Smartphones for couples - same OS?
October 8, 2013 8:23 AM Subscribe
I'm planning on getting my very first smartphone pretty soon. One of the ways that people seem to use phones (a lot? sometimes?) involves syncing info between couples: schedules, grocery lists, to-do lists, tracking the other person's phone to tell that they're stuck in traffic, etc. Is this really useful? Does wanting this mean I should get an iPhone (like my husband) or can I do Android?
posted by aimedwander to technology (29 answers total) 3 users marked this as a favorite
My current idea is to wait till the Nexus5 comes out and do a StraightTalk plan; backup plan is a Galaxy S4 and either StraightTalk or subsidized by Verizon, my current carrier.
We can't have a family plan (there are reasons. that's not the problem I'm trying to solve here) so there's no push to have the same carrier. He uses iOS for everything - desktop, iPad, iPhone, etc. I have Windows at home and office. My job is not an on-call emailing-documents mobile-office kind of job; this would not be a professional smartphone, whereas his (kind of) is.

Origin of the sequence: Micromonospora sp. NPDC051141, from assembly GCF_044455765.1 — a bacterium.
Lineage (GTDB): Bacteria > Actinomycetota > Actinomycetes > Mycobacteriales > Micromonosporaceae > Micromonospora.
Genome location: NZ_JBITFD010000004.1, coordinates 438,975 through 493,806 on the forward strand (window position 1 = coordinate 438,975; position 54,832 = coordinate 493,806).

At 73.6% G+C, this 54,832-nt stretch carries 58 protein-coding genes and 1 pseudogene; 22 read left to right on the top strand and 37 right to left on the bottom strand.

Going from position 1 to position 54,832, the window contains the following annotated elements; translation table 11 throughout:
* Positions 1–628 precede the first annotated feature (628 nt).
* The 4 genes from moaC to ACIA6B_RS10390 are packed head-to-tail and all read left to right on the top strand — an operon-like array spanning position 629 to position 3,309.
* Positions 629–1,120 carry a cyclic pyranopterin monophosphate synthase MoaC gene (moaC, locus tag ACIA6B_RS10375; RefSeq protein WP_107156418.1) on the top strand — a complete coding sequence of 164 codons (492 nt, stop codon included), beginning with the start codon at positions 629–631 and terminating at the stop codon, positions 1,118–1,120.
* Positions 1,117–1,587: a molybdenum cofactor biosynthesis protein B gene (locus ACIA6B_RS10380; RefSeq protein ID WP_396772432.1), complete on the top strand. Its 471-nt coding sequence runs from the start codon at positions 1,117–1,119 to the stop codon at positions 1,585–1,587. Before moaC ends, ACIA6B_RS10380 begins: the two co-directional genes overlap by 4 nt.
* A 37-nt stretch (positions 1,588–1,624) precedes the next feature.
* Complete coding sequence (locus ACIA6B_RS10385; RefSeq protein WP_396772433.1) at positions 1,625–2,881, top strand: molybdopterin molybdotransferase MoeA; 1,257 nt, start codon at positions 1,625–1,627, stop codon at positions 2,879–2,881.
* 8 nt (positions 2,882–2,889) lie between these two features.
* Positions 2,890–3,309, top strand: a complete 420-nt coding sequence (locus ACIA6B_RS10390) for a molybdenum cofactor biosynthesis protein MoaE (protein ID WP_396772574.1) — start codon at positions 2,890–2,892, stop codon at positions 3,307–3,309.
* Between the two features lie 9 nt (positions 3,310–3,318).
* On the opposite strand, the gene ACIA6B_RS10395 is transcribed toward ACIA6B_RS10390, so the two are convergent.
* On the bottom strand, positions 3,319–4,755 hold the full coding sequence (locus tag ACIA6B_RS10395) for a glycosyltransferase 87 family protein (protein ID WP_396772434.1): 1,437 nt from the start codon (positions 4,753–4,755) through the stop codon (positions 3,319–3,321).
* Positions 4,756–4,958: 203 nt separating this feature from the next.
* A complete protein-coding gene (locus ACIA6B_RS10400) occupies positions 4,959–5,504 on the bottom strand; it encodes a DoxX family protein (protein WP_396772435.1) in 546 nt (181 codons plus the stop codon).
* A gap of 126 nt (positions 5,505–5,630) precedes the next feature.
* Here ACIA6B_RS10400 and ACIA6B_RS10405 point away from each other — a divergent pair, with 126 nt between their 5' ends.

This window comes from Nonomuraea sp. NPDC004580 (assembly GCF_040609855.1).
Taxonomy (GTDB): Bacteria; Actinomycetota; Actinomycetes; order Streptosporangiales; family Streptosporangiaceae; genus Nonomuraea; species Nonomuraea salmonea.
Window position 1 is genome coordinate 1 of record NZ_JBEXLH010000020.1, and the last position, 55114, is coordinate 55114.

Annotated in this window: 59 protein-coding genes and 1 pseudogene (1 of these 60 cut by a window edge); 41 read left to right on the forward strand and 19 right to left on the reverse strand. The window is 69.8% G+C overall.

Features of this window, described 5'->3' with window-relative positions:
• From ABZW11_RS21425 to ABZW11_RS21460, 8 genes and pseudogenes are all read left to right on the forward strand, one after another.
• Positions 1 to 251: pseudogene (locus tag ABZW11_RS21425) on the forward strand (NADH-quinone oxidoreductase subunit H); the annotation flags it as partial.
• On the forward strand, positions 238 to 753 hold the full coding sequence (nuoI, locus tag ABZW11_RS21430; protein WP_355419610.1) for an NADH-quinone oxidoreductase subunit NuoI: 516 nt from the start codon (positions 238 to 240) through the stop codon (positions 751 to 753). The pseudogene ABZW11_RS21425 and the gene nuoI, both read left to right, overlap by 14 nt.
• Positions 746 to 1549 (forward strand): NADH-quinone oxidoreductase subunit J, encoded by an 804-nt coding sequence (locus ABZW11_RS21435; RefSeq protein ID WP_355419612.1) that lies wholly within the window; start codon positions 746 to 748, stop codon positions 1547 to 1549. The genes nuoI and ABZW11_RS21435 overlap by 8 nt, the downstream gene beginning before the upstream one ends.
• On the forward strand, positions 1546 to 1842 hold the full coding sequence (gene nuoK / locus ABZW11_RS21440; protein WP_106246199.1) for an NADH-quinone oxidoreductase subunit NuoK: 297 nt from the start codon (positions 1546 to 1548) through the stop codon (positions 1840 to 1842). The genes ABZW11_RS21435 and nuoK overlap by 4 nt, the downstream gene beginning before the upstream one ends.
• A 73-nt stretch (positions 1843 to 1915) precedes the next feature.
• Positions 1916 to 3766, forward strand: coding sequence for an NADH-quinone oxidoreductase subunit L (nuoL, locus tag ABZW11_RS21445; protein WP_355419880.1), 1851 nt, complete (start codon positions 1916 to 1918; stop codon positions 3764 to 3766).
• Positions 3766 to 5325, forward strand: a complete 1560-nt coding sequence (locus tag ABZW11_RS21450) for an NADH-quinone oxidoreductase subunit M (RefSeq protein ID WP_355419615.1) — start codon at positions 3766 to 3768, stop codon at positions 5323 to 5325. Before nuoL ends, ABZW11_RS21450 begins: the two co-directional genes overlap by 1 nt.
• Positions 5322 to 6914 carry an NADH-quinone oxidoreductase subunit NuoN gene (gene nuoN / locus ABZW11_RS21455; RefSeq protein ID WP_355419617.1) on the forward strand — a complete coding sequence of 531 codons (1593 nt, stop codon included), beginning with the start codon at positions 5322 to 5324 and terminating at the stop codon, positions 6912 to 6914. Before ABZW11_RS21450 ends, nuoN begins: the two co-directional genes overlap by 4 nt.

We are a very practical couple, more than a mushy-gooey one. When I say apps for couples, I'm not talking about intimacy, virtual hand-holding, LDR solutions, etc. - I mean easy information-sharing, calendar compatibility, etc.
- Couples, do you really use these features a lot or is it one of those conceptually awesome things that doesn't get much use in the long run? What apps are really fantastic must-have?
- In general, how much barrier is there between iPhone and Android? i.e. if (versions of) an app are available in both iTunes and Play, does that pair communicate as well as if it were two of the iPhone app? or kind of? or not at all?
- I don't have a super-strong reason for preferring Android to iOS, it's just a gut reaction. One of the main reasons I haven't gotten a smartphone so far is resisting the $100 monthly bill, so the unlocked aspect of Nexus is appealing; and the iCult has always been a little eye-rolly to me, but I could get over that. Bottom line, I don't think there's anything that I need from Android that iOS doesn't do (is there??) I just want it... Would it be significantly easier if I just got an iPhone?
-- tack-on question, how compatible is an Android device with my existing extensive iTunes library?